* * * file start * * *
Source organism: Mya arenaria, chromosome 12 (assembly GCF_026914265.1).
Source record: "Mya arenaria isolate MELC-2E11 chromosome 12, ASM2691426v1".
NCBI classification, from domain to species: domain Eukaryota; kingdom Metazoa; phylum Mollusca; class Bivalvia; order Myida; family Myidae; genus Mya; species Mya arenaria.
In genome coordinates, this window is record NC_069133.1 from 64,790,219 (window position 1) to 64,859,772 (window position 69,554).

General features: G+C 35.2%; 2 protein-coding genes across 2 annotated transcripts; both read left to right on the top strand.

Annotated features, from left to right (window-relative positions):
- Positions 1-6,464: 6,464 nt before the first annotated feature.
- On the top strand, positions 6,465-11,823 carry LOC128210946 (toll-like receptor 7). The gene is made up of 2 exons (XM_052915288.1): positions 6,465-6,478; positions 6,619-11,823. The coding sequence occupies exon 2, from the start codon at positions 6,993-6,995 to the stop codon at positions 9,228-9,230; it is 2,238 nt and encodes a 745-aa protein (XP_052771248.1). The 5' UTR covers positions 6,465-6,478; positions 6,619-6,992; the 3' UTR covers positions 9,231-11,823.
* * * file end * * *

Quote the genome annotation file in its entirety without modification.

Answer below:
Source organism: Mya arenaria, chromosome 12 (assembly GCF_026914265.1).
Source record: "Mya arenaria isolate MELC-2E11 chromosome 12, ASM2691426v1".
NCBI classification, from domain to species: domain Eukaryota; kingdom Metazoa; phylum Mollusca; class Bivalvia; order Myida; family Myidae; genus Mya; species Mya arenaria.
In genome coordinates, this window is record NC_069133.1 from 64,790,219 (window position 1) to 64,859,772 (window position 69,554).

General features: G+C 35.2%; 2 protein-coding genes across 2 annotated transcripts; both read left to right on the top strand.

Annotated features, from left to right (window-relative positions):
- Positions 1-6,464: 6,464 nt before the first annotated feature.
- On the top strand, positions 6,465-11,823 carry LOC128210946 (toll-like receptor 7). The gene is made up of 2 exons (XM_052915288.1): positions 6,465-6,478; positions 6,619-11,823. The coding sequence occupies exon 2, from the start codon at positions 6,993-6,995 to the stop codon at positions 9,228-9,230; it is 2,238 nt and encodes a 745-aa protein (XP_052771248.1). The 5' UTR covers positions 6,465-6,478; positions 6,619-6,992; the 3' UTR covers positions 9,231-11,823.